The manufacturing faults would be supported by a number of Apple technicians although under anonymity to avoid losing their jobs or contracts by the Apple resellers with Apple, Inc. For example, an Apple technician who went by the name of Jonsaw with allegedly many years of experience gave his insight into the way Apple computers were being made. The quote appeared at MacFixIt.com on 29 December 2003:

"I've been repairing Macs since the beginning of 1985. I was one of the first (and maybe the first) person to fix a Mac (a 128K) outside of Apple, just as it came out of its one year warranty. I've fixed various problems with all Mac models since then, which has allowed me to get a good look inside all these models, and to see what parts break most often. I can assure anyone that Apple, like many other manufacturers, though they design many aspects of their products fabulously, seems to deliberately design, construct, and specify certain parts of certain Mac models, especially Powerbooks, iBooks, and iMacs, to fail. Most desktop Macs tend to be more sturdy, but not enough in my opinion.

As many other people have found, one primary example are Powerbook hinges. Though Apple seems to have finally gotten hinges mostly right (with exceptions like the iBook wire problem...), it took them about 10 or 11 years to do so — even the first generations of the Powerbook G4 [introduced in 2003] have hinge mechanics that are unforgivably badly designed (if the hinge doesn't break, the parts they're attached to [do] break). It didn't take them 10 or 11 years to figure out what they were doing wrong — a kid could have taken one look at these designs on the drawing board and told them: critical stress-bearing parts made too thin, and/or out of easily breakable materials, and/or with sharp right angles where stress could gain a foothold and crack, etc. Each new model Apple designed, had either the same problems, or new problems just as easy to see from the start. Designing a new model gives a manufacturer the opportunity to fix the previous model's problems, but Apple continued to make lousy hinges and a few other weak parts. It shows that Apple, though capable of learning from its mistakes, deliberately didn't put what they learned about hinges into practice for many years....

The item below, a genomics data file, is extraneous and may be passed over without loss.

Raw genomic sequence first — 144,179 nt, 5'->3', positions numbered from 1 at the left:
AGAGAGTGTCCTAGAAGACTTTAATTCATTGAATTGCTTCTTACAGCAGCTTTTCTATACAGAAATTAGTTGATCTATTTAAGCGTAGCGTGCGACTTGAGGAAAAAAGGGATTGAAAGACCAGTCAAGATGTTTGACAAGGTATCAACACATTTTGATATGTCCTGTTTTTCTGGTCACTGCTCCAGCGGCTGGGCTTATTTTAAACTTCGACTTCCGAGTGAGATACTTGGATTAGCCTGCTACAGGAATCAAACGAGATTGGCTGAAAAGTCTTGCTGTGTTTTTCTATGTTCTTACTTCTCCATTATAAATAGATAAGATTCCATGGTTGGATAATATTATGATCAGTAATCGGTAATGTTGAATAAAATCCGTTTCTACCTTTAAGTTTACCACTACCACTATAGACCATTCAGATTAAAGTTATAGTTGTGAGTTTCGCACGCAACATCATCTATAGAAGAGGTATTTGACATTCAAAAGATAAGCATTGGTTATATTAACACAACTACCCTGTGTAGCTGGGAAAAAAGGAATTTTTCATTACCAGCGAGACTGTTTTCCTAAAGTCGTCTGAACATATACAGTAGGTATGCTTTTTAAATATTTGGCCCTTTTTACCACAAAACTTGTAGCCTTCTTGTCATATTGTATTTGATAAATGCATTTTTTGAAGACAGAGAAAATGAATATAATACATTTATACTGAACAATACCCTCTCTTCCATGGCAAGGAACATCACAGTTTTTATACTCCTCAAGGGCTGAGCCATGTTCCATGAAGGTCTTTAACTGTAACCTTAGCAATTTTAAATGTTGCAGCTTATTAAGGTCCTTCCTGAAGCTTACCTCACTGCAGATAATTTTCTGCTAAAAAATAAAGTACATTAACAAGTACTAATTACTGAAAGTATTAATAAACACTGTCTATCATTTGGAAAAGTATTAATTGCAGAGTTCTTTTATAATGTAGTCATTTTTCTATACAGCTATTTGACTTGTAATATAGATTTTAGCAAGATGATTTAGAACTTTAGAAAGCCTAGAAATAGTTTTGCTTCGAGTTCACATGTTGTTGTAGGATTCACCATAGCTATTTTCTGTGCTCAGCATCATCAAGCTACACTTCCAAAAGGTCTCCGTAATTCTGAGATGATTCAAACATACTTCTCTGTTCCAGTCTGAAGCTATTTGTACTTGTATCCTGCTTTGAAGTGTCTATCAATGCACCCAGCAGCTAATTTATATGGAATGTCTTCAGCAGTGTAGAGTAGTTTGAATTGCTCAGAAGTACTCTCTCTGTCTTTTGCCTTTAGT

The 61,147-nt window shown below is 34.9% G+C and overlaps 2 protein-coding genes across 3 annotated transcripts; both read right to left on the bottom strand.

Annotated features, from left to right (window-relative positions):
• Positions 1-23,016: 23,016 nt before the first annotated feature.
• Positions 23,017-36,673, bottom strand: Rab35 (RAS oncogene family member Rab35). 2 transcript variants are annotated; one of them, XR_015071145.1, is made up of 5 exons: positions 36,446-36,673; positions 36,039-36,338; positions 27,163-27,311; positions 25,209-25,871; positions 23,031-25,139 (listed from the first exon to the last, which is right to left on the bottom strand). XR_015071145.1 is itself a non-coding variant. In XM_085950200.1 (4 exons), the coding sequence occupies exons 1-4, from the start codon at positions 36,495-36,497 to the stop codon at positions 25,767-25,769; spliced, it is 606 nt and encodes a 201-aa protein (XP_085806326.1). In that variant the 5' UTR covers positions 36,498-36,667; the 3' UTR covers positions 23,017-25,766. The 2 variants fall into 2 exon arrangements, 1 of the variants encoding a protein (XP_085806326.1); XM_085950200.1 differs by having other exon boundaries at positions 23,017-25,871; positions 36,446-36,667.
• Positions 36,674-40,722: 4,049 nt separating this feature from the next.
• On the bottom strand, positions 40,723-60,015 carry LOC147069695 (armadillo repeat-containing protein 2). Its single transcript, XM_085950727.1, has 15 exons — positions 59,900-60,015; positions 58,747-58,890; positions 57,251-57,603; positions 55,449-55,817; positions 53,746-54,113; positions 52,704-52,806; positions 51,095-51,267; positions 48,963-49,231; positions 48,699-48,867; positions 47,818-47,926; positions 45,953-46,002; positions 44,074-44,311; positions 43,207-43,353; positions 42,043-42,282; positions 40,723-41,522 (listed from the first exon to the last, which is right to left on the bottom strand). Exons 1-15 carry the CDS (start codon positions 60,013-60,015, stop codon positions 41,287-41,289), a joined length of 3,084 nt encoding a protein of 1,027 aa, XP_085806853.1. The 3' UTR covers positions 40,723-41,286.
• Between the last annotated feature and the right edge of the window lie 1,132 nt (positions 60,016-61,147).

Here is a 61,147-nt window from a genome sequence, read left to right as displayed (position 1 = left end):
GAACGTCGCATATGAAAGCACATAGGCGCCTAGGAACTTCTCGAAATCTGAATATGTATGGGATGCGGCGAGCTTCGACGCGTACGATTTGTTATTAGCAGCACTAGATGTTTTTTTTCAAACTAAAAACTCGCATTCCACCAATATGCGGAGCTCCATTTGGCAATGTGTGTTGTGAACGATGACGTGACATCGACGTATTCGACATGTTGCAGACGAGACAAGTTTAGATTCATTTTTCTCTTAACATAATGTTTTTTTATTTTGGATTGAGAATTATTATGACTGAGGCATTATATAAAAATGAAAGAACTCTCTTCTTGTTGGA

...It's basically the weird notion of planned obsolescence, which is common among other manufacturers too, which they use to justify such decisions — the idea that it's the manufacturers' business to say how long their products should be in use before they're replaced with a newer model, and so they specify parts that will last only that long or maybe a year or two longer. It's an old story. It's done in various way that can be hidden, and justified in various ways if the question of a lawsuit comes up. One way a company cleverly (or so they think) hides such practices, is to put weak parts into those areas that will be stressed the most, and when the parts break, they can say it's because that area gets stressed, instead of admitting that there's anything wrong with the design or the part's quality.

If Apple wants to sue me for slander, go right ahead. I and plenty of other people have enough proof to make whoever makes these decisions at Apple look like a fool. It's too bad, considering how good a job they do in so many other ways."

This is the strongest claim yet to support the possibility of Apple Inc. deliberately putting in obsolescence into their products in order to force consumers to buy more Apple products (or at the very least encourage users to return their products together with the hard drives to Apple for repairs and a close inspection).

UPDATE
January 2004

News from Apple Inc. at this time suggests the company wants to keep quiet on the above issues and instead emphasise how great the customer service and repairs are from Apple when you buy an Apple product and take out the extended AppleCare 3-year warranty at an additional cost to the consumer. Just so long as you provide the entire Apple product to Apple, they will quickly replace or repair anything needed to get it working again (until the next time) and have it returned within a reasonable period of time (either 3 days or a week). But God help you if your Apple product is not covered by the warranty! Talk of high-prices for repairs and replacement parts (equivalent to buying a new or second-hand computer) and long-waiting times is now becoming the norm for other Apple users in many countries given the number of problems emerging on Apple products.

Why the instability hardware problems from Apple Inc.?

Apart from the covert law enforcement purposes where Apple owners have to bring in their unusually faulty computers (often the demonstration "first in a series"" models with the original hard drive intact that weren't meant to be sold to consumers) for repairs (often requiring the original internal hard disk to be included in the warranty for inspection even though customers are not legally required to do so and even Apple stated in a manual that users can remove the hard drive in one model known as the PowerBook G3 Series "Wall Street" and "Pismo"), most design and manufacturing faults in the mid-1990s stem from the decision to let too many people have a financial share in the company while outsourcing much of the construction of the Apple computer to cheaper Asian computer manufacturers. As David Sobotta, a former Apple insider, said: